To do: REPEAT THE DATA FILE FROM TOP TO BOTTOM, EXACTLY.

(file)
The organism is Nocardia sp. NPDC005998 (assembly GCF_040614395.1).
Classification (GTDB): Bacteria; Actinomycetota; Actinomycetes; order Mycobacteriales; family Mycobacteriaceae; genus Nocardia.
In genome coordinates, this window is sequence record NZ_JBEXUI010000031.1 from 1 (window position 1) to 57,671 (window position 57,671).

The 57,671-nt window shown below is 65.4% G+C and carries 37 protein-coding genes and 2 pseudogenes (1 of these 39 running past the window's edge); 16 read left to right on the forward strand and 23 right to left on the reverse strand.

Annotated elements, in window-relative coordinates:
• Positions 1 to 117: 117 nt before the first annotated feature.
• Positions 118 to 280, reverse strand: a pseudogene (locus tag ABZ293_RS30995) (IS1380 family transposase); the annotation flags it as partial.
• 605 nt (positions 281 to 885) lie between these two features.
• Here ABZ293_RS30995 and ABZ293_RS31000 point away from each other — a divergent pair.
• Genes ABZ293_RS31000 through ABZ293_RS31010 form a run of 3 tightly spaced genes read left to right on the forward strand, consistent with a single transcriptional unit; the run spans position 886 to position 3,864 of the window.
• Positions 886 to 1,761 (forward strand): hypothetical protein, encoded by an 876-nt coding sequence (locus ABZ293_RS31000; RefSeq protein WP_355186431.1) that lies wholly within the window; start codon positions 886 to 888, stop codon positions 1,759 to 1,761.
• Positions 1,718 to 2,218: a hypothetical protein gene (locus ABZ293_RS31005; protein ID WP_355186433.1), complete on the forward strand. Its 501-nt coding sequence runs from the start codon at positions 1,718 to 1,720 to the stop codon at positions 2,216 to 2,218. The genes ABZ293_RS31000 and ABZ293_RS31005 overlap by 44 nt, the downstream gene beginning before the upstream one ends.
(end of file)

The organism is Nocardia sp. NPDC005998 (assembly GCF_040614395.1).
Classification (GTDB): Bacteria; Actinomycetota; Actinomycetes; order Mycobacteriales; family Mycobacteriaceae; genus Nocardia.
In genome coordinates, this window is sequence record NZ_JBEXUI010000031.1 from 1 (window position 1) to 57,671 (window position 57,671).

The 57,671-nt window shown below is 65.4% G+C and carries 37 protein-coding genes and 2 pseudogenes (1 of these 39 running past the window's edge); 16 read left to right on the forward strand and 23 right to left on the reverse strand.

Annotated elements, in window-relative coordinates:
• Positions 1 to 117: 117 nt before the first annotated feature.
• Positions 118 to 280, reverse strand: a pseudogene (locus tag ABZ293_RS30995) (IS1380 family transposase); the annotation flags it as partial.
• 605 nt (positions 281 to 885) lie between these two features.
• Here ABZ293_RS30995 and ABZ293_RS31000 point away from each other — a divergent pair.
• Genes ABZ293_RS31000 through ABZ293_RS31010 form a run of 3 tightly spaced genes read left to right on the forward strand, consistent with a single transcriptional unit; the run spans position 886 to position 3,864 of the window.
• Positions 886 to 1,761 (forward strand): hypothetical protein, encoded by an 876-nt coding sequence (locus ABZ293_RS31000; RefSeq protein WP_355186431.1) that lies wholly within the window; start codon positions 886 to 888, stop codon positions 1,759 to 1,761.
• Positions 1,718 to 2,218: a hypothetical protein gene (locus ABZ293_RS31005; protein ID WP_355186433.1), complete on the forward strand. Its 501-nt coding sequence runs from the start codon at positions 1,718 to 1,720 to the stop codon at positions 2,216 to 2,218. The genes ABZ293_RS31000 and ABZ293_RS31005 overlap by 44 nt, the downstream gene beginning before the upstream one ends.